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Addressing differences within and without: An open letter from the JSA Board

The issue of divestment has caused serious discord amongst Stanford students, and the events of the last few weeks have demonstrated that divisions between campus communities will not mend themselves without intentional intervention. In order to gauge the feelings of members of our own community, the Executive Board of the Jewish Student Association (JSA) conducted a survey of Jewish students last week via the Jewish community email list.

We were happy to learn that many Jewish students feel comfortable expressing their Jewish identity on campus, but we were troubled that many students believe the larger Stanford student body is no longer accepting of all aspects of their Jewish identity. We wish to call on all campus communities, including our own, to recognize the wide range of views within the Jewish community and challenge all students to be critical of the assumptions we make about those with whom we disagree.

The Jewish community at Stanford comprises students with a wide variety of beliefs, and we are proud of our diversity. The JSA, a VSO whose mission is to provide social, cultural, religious, and educational programming to the Stanford Jewish community and the greater campus community, strives to make our community inclusive of all students, regardless of their political views. We could not possibly offer a statement on divestment that would represent the beliefs of all Jewish students. Still, JSA Executives believe it is necessary to address the consequences of the divestment debate.

We are concerned about recent trends in campus discussion that have illuminated a variety of assumptions about the Jewish community. Our survey indicated that many Jewish students, even those not engaged in the debate over divestment, have felt excluded solely due to their Jewish identities. For instance, some reported being silenced in conversations due to their peers’ perception that their Jewish identity relegates them to a place of naïve bias. Others expressed pain because they feel the need to hide their connection to the larger Jewish community. Many described that they do not feel comfortable expressing their love of Israel, an integral aspect of their personal Jewish identity.

Many Jews on campus feel that the assumed connection between opposition to divestment and white supremacy reflects a high level of misunderstanding. This assumption ignores the complex historical and contemporary factors that contribute to opposition to divestment or support for Zionism. It also alienates Jewish students who identify as people of color and as allies of other minority groups. We call on Stanford students to consider these concerns in light of Jewish history and resist the urge to make assumptions about Jewish students’ views.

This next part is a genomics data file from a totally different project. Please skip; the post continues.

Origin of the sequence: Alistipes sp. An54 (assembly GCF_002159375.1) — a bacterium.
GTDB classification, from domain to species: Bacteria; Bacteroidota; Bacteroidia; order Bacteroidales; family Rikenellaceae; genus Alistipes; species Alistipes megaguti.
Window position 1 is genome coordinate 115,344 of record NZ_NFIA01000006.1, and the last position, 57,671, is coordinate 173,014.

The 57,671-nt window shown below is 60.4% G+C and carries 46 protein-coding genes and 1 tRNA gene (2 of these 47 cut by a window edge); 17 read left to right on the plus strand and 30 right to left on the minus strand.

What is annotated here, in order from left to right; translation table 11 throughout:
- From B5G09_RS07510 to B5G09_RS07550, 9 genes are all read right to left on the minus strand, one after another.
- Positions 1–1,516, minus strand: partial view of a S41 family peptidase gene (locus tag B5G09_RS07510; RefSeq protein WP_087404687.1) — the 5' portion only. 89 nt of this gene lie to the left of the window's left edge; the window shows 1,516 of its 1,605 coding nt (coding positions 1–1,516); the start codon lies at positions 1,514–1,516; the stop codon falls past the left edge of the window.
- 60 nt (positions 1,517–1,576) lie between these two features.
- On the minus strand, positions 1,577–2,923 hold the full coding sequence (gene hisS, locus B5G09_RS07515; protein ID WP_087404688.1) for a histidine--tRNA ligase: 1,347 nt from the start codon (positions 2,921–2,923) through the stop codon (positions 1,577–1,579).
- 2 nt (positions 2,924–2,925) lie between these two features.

We also call on Jewish students who oppose divestment to consider that many students in support of divestment are motivated by a genuine desire to stand in solidarity with the Palestinian people. We must understand that, for many Stanford students, support for divestment comes from a place of lived experiences dealing with systems of oppression.

As Jewish students, we can work to mend the divisions between our communities by addressing our collective privilege and the power dynamics within campus conversations. We do not surrender our right to defend ourselves against discrimination by doing so. We oppose anti-Semitism, and we must simultaneously oppose all forms of prejudice within the Jewish community and on the Stanford campus. We commit to fighting racism, classism, sexism, Islamophobia, transphobia, homophobia, and xenophobia within our community and beyond it and hold ourselves responsible to work with communities on campus towards these aims.

Our concern for Jewish students does not reflect a belief that our pain is greater or more important than the pain of any other group. Everyone should be alarmed by the discomfort and alienation of any group of Stanford students. As we look towards the rest of our term, JSA Board members are eager to create partnerships that address the concerns of all Stanford students.

We do not ask that anyone change their political beliefs, nor do we wish to impose an artificial unity on campus politics. We implore our peers to remain compassionate as these campus conversations evolve. We encourage all students to make an effort to be critical of our assumptions and to understand the context of the beliefs of those with whom we disagree.

The diversity of our campus is most valuable when we engage with perspectives that challenge our own. We look forward to collaborating with our peers in order to foster inclusion and reconciliation in our Stanford community.

Emma Neiman, ‘16

Joseph Shayani, 16

Asher Kaye, ‘16

Simone Hudson, ‘16

David Kahn, ‘17

Zoe Goldblum, ‘18

On behalf of the JSA Board

Contact the authors of this article through Emma Neiman at eneiman ‘at’ stanford.edu and Joseph Shayani at jshayani ‘at’ stanford.edu.

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